Migraines to be blasted away with magnetic pulse device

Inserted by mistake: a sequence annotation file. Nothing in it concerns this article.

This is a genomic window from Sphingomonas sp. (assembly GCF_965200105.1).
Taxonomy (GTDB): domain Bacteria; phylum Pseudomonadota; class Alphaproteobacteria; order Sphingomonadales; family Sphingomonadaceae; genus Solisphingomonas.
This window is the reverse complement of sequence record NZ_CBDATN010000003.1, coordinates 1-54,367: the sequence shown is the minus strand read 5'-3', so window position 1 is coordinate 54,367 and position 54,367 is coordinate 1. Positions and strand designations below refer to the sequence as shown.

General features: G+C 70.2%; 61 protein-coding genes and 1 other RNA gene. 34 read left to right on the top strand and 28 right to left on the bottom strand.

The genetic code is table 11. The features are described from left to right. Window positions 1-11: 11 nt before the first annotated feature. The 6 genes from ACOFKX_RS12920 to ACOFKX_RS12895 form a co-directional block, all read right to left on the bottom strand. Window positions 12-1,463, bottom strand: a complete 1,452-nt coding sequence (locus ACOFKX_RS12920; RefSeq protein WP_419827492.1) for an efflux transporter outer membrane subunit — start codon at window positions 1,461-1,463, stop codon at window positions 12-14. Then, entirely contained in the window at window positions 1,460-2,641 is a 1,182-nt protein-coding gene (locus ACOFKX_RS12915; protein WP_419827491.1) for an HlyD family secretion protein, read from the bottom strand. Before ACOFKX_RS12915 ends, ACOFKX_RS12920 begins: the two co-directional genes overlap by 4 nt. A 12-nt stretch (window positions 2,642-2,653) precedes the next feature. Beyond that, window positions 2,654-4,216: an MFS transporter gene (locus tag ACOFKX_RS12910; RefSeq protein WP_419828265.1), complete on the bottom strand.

So you are one of the estimated 1 in 4 women and 1 in 12 men in the UK who are suffering with migraines, what do you do? Well this is where Medical Specialists Pharmacy come in and today we are delighted to announce we can now supply a wide range of proven and popular migraine treatments. The first goes by the name of Sumatriptan; the active ingredient in over-the-counter Imigran Recovery tablets and prescription-only Imigran nasal spray. Imigran Recovery tablets begin to relieve migraine headache in a mere 30 minutes, though some people find nasal sprays work faster and easier to use when feeling sick. Known as a type of medicine called ‘triptans’, Sumatriptan has been used for a number of decades by people around the world and is deemed a safe medication, with Imigran being the most widely used triptan. The causes of migraine attacks are not fully established, but many health experts believe it is the widening of blood vessels in the brain that brings on the familiar throbbing pain with migraine headaches. Sumatriptan helps to narrow the blood vessels in the brain and thus, relieves this pain. It does this by imitating the action of serotonin by stimulating the serotonin receptors in the brain and stopping the transmission of pain signals. Another widely prescribed migraine treatment is Rizatriptan; the active ingredient in both Maxalt tablets and Maxalt Melt tablets. Both are prescription-only, or obtainable through an online consultation with a Medical Specialists GMC-registered doctor. Like Imigran, Maxalt belongs to a medicine called a serotonin (or 5HT) agonist and again targets the serotonin receptors in the brain. Maxalt Melt tablets dissolve on the tongue in your saliva and therefore do not require a drink of water when taking them. Those who typically feel sick or vomit when experiencing a migraine attack and thus cannot drink are especially suited to Maxalt melts, in addition to people unable to swallow normal tablets. The most common of the neurological conditions – migraine – has also this week been in the news for having another new type of treatment to its arsenal. Although oral and nasal medications for migraine are still the most tried, tested and popular, the new device may benefit the select few who are unable to take traditional anti-migraine treatments. Surprisingly, the new treatment comes in the form of a magnetic handheld device that transmits pulses through the skull and into to the brain. The official name for the treatment is ‘transcranial magnetic stimulation’ (TMS), and involves holding the device behind a patient's head and with a simple click of a button, magnetic pulses are sent to the brain helping to disrupt the painful headaches. One trial of TMS involved 164 patients experiencing at least one migraine attack with visual disturbance, finding pain-free levels with 40% of patients for around two hours after using the device. The National Institute for Health and Care Excellence (NICE), responsible for assessing safety and suitable for the latest treatments, have published guidance stating TMS is eligible to be recommended to certain patients through the NHS. Although viewed as a potential breakthrough for those who unable to benefit from alternative treatments ineffective, or unsuited (i.e. during pregnancy), patients can only receive TMS if referred to a specialist headache clinic first and NICE are adamant that further research into magnetic therapy is essential. If you missed the Medical Specialists ‘The misunderstood mystery of the migraine’ article back in November, simply click here for further information about migraines, including the common symptoms of a migraine, a description of the 5 stages of an attack and how the condition differs from a typical headache.